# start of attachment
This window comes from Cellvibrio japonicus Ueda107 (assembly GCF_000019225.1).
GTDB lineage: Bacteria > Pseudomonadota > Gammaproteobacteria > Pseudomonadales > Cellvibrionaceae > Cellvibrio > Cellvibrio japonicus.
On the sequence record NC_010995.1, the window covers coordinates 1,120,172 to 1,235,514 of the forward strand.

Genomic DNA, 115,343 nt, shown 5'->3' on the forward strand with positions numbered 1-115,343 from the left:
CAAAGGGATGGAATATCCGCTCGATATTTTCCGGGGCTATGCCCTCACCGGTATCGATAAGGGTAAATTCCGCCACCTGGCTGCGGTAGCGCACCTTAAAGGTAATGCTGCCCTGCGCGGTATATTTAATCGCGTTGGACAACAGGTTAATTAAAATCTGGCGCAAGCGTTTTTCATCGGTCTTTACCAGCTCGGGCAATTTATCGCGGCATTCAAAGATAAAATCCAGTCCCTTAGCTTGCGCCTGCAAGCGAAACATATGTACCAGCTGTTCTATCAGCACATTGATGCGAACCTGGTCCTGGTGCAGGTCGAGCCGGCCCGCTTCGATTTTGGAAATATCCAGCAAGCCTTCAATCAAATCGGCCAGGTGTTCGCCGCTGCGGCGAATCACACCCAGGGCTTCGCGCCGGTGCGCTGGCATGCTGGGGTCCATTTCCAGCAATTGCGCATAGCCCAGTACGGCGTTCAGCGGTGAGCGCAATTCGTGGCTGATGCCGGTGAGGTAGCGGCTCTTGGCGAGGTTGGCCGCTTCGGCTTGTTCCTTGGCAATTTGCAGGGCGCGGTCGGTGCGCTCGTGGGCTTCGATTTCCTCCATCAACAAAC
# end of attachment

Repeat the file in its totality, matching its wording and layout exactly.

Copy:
This window comes from Cellvibrio japonicus Ueda107 (assembly GCF_000019225.1).
GTDB lineage: Bacteria > Pseudomonadota > Gammaproteobacteria > Pseudomonadales > Cellvibrionaceae > Cellvibrio > Cellvibrio japonicus.
On the sequence record NC_010995.1, the window covers coordinates 1,120,172 to 1,235,514 of the forward strand.

Genomic DNA, 115,343 nt, shown 5'->3' on the forward strand with positions numbered 1-115,343 from the left:
CAAAGGGATGGAATATCCGCTCGATATTTTCCGGGGCTATGCCCTCACCGGTATCGATAAGGGTAAATTCCGCCACCTGGCTGCGGTAGCGCACCTTAAAGGTAATGCTGCCCTGCGCGGTATATTTAATCGCGTTGGACAACAGGTTAATTAAAATCTGGCGCAAGCGTTTTTCATCGGTCTTTACCAGCTCGGGCAATTTATCGCGGCATTCAAAGATAAAATCCAGTCCCTTAGCTTGCGCCTGCAAGCGAAACATATGTACCAGCTGTTCTATCAGCACATTGATGCGAACCTGGTCCTGGTGCAGGTCGAGCCGGCCCGCTTCGATTTTGGAAATATCCAGCAAGCCTTCAATCAAATCGGCCAGGTGTTCGCCGCTGCGGCGAATCACACCCAGGGCTTCGCGCCGGTGCGCTGGCATGCTGGGGTCCATTTCCAGCAATTGCGCATAGCCCAGTACGGCGTTCAGCGGTGAGCGCAATTCGTGGCTGATGCCGGTGAGGTAGCGGCTCTTGGCGAGGTTGGCCGCTTCGGCTTGTTCCTTGGCAATTTGCAGGGCGCGGTCGGTGCGCTCGTGGGCTTCGATTTCCTCCATCAACAAAC